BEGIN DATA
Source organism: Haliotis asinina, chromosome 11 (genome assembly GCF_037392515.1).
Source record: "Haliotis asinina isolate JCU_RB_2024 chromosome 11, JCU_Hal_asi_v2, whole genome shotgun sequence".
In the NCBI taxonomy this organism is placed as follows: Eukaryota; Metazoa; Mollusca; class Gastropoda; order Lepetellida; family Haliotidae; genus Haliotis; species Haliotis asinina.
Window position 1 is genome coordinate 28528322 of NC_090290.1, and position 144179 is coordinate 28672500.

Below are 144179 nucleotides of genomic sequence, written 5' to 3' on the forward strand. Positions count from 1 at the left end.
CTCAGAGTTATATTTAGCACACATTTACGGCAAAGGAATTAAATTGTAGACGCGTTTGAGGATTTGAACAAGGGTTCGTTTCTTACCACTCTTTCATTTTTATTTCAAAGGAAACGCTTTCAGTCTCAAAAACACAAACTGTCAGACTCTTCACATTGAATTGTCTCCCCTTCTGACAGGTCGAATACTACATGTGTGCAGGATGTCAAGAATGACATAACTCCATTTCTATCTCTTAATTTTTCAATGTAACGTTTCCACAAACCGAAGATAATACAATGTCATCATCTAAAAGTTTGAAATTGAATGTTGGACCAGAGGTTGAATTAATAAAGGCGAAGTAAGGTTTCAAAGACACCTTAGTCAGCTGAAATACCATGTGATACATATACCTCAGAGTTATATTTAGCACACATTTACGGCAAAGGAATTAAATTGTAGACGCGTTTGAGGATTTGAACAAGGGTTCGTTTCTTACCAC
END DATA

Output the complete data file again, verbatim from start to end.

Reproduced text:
Source organism: Haliotis asinina, chromosome 11 (genome assembly GCF_037392515.1).
Source record: "Haliotis asinina isolate JCU_RB_2024 chromosome 11, JCU_Hal_asi_v2, whole genome shotgun sequence".
In the NCBI taxonomy this organism is placed as follows: Eukaryota; Metazoa; Mollusca; class Gastropoda; order Lepetellida; family Haliotidae; genus Haliotis; species Haliotis asinina.
Window position 1 is genome coordinate 28528322 of NC_090290.1, and position 144179 is coordinate 28672500.

Below are 144179 nucleotides of genomic sequence, written 5' to 3' on the forward strand. Positions count from 1 at the left end.
CTCAGAGTTATATTTAGCACACATTTACGGCAAAGGAATTAAATTGTAGACGCGTTTGAGGATTTGAACAAGGGTTCGTTTCTTACCACTCTTTCATTTTTATTTCAAAGGAAACGCTTTCAGTCTCAAAAACACAAACTGTCAGACTCTTCACATTGAATTGTCTCCCCTTCTGACAGGTCGAATACTACATGTGTGCAGGATGTCAAGAATGACATAACTCCATTTCTATCTCTTAATTTTTCAATGTAACGTTTCCACAAACCGAAGATAATACAATGTCATCATCTAAAAGTTTGAAATTGAATGTTGGACCAGAGGTTGAATTAATAAAGGCGAAGTAAGGTTTCAAAGACACCTTAGTCAGCTGAAATACCATGTGATACATATACCTCAGAGTTATATTTAGCACACATTTACGGCAAAGGAATTAAATTGTAGACGCGTTTGAGGATTTGAACAAGGGTTCGTTTCTTACCAC